Closed Bug 558306 Opened 10 years ago Closed 9 years ago

Timers created using setInterval stop working when system date is decreased.

Categories

(Core :: DOM: Core & HTML, defect)

x86
Windows XP
defect
Not set

Tracking

()

RESOLVED FIXED

People

(Reporter: joseph.crowe, Assigned: bzbarsky)

References

()

Details

Attachments

(5 files, 6 obsolete files)

19.84 KB, patch
cjones
: review+
bzbarsky
: superreview+
Details | Diff | Splinter Review
15.87 KB, patch
jst
: review+
Details | Diff | Splinter Review
919 bytes, patch
cjones
: review+
Details | Diff | Splinter Review
6.38 KB, patch
cjones
: review+
Details | Diff | Splinter Review
42.23 KB, patch
Details | Diff | Splinter Review
User-Agent:       Mozilla/5.0 (Windows; U; Windows NT 5.1; en-GB; rv:1.9.2.3) Gecko/20100401 Firefox/3.6.3 (.NET CLR 3.5.30729)
Build Identifier: Mozilla/5.0 (Windows; U; Windows NT 5.1; en-GB; rv:1.9.2.3) Gecko/20100401 Firefox/3.6.3 (.NET CLR 3.5.30729)

The problem was observed on HTML pages loaded in Firefox, on Windows XP SP3.

Reproducible: Always

Steps to Reproduce:
1. Load a page which uses setInterval to create a timer, e.g. the attached URL.
2. While the timer is running, set the system date to some time which is before the current system date.
Actual Results:  
The timer executes once more and after that ceases to execute.

Expected Results:  
The timer should continue to run at the specified interval regarless of the system time configuration.
This happens because of the use of PR_Now to schedule timeouts (which is needed because timeouts may well NOT fire at their scheduled time, so that firing them involves figuring out the current time).

I wonder whether just moving this stuff over to nsTimeStamp would work....
Status: UNCONFIRMED → NEW
Ever confirmed: true
Attached patch Non-working patch (obsolete) — Splinter Review
I thought this would work, but it doesn't, at least on Mac.  And specifically, if I set my date back by a day then I never get the nsITimer callbacks that might drive any of this stuff.  That is, nsGlobalWindow::TimerCallback stops getting called, so none of these changes matter.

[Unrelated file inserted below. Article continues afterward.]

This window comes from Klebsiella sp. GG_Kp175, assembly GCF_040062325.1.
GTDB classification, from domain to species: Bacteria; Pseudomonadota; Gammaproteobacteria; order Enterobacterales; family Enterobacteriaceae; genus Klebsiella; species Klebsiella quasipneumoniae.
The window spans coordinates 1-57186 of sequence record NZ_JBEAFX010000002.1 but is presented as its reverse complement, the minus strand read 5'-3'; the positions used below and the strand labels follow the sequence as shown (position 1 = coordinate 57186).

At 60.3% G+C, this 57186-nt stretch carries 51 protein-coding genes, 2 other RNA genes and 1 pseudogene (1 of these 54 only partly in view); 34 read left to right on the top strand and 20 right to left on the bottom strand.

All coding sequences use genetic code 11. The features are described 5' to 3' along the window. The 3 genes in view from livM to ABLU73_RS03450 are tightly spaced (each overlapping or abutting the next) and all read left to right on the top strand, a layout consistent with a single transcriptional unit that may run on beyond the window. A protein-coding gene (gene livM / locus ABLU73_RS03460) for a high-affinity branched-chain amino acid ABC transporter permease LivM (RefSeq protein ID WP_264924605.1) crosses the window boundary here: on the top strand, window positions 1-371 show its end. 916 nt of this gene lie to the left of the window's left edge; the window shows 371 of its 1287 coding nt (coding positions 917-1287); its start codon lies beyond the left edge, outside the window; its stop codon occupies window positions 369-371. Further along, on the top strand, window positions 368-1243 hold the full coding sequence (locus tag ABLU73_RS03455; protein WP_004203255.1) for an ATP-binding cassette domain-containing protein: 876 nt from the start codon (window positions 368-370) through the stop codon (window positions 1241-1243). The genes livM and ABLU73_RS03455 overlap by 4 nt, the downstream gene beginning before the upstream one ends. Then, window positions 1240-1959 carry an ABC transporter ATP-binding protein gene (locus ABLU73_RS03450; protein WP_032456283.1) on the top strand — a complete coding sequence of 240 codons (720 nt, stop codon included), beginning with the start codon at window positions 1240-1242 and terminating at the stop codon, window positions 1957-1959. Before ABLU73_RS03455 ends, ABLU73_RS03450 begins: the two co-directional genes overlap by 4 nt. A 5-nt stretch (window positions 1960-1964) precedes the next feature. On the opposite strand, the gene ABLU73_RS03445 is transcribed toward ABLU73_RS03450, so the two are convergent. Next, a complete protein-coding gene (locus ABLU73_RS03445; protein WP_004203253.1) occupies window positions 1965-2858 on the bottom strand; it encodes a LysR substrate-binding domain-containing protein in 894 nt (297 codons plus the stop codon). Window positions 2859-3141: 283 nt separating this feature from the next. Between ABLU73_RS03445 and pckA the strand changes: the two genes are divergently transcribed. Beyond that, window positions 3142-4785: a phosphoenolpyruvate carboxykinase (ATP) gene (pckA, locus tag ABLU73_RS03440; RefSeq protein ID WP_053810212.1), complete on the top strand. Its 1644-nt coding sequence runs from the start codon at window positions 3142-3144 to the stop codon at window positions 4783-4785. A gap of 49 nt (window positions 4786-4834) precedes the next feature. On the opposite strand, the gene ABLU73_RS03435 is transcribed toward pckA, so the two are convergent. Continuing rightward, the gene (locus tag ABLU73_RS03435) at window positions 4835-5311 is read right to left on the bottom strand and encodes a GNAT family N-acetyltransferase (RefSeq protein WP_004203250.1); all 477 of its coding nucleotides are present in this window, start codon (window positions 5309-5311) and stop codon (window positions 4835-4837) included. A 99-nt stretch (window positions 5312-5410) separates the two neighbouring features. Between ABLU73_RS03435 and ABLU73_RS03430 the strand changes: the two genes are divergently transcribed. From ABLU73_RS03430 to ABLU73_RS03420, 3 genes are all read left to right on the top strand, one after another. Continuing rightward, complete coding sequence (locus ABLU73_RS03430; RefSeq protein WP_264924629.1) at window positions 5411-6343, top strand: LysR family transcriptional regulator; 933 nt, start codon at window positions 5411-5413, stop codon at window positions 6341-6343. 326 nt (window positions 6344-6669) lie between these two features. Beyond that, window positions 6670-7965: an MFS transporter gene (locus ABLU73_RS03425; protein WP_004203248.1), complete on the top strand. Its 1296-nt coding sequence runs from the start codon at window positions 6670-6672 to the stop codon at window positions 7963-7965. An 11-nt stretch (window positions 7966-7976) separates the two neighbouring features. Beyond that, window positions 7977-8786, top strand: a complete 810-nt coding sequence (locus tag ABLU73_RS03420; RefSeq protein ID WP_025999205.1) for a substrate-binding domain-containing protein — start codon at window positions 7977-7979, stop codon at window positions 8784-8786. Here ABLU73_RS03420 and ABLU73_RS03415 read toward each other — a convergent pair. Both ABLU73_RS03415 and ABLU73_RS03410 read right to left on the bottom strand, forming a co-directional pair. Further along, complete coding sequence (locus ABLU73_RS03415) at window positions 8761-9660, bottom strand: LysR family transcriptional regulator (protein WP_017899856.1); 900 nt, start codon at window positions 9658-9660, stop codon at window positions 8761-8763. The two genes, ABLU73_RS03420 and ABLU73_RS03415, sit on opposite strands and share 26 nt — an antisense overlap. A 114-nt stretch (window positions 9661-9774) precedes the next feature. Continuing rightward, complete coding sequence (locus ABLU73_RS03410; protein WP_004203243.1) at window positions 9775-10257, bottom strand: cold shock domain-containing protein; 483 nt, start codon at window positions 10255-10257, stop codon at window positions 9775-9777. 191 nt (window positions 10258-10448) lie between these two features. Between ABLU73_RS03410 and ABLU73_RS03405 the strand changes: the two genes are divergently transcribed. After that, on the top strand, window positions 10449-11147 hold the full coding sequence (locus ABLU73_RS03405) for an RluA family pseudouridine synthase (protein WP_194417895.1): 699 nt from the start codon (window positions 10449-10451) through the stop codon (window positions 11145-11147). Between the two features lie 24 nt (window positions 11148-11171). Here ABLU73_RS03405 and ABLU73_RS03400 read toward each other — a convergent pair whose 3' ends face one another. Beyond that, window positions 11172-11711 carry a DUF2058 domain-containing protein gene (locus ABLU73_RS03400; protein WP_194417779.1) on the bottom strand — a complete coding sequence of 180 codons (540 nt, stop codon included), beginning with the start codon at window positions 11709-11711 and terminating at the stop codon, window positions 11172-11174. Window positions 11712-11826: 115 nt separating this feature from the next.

nsTimerThread seems to use PRIntervalTime, so I have no idea why it's losing here....
And what I see happening in TimerThread::Run is PR_IntervalNow() returning values like so around when I change the date (by one day back into the future):

  2515985736
  2515985738
  2429581108

then output stops.  That makes sense; that value is less than the timeout value in the first timer, so we don't fire it, and then set up a sleep until that timer's firing time (so for a day or so).

I thought PR_IntervalNow wasn't supposed to go backwards... Given that it does, it looks to me like TimeStamp::Now() is incorrect (will detect this as rollover).  Or is that ok?
In any case, perhaps we should use TimeStamp in the timer thread too?  The posix version, at least, might give us the right results...
Eww ... looks like an NSPR bug :(.  TimeStamp will detect an overflow, and that should be OK here; depending on how the poll timeout checks are done, the overflow might just result in a bunch of timers being fired ahead of schedule. 

TimeStamp_posix will do the right thing.  High-resolution timers for other Tier Is has been a low-priority TODO for a while (bug 539093), but if we need them for non-broken interval timing, maybe the priority should go up :/.
Assignee: nobody → bzbarsky
Attachment #455815 - Attachment is obsolete: true
Status: NEW → ASSIGNED
Attachment #455834 - Flags: review?(jst)
Attachment #455833 - Attachment description: Use TimeStamp/TimeDuration for xpcom timers → Part 2. Use TimeStamp/TimeDuration for xpcom timers
Attachment #455834 - Attachment is obsolete: true
Attachment #455839 - Flags: review?(jst)
Attachment #455834 - Flags: review?(jst)
Comment on attachment 455832 [details] [diff] [review]
Part 1.  Add a ToMilliseconds() method on TimeDuration

>diff --git a/xpcom/ds/TimeStamp.h b/xpcom/ds/TimeStamp.h
>--- a/xpcom/ds/TimeStamp.h
>+++ b/xpcom/ds/TimeStamp.h
>@@ -69,16 +69,17 @@ public:
>   }
>   // Default copy-constructor and assignment are OK
> 
>   double ToSeconds() const;
>   // Return a duration value that includes digits of time we think to
>   // be significant.  This method should be used when displaying a
>   // time to humans.
>   double ToSecondsSigDigits() const;
>+  double ToMilliseconds() const;

I think we should make either ToSeconds() or ToMilliseconds() "canonical" and implement inline helper(s) for the canonical converter.  Keeping ToSeconds() canonical is fine for both existing implementations.
Comment on attachment 455833 [details] [diff] [review]
Part 2.  Use TimeStamp/TimeDuration for xpcom timers

>From: Boris Zbarsky <bzbarsky@mit.edu>
>Bug 558306 part 2.  Switch XPCOM timers to TimeDuration/TimeStamp.  r=cjones, sr=brendan
>
>diff --git a/xpcom/threads/TimerThread.cpp b/xpcom/threads/TimerThread.cpp
>--- a/xpcom/threads/TimerThread.cpp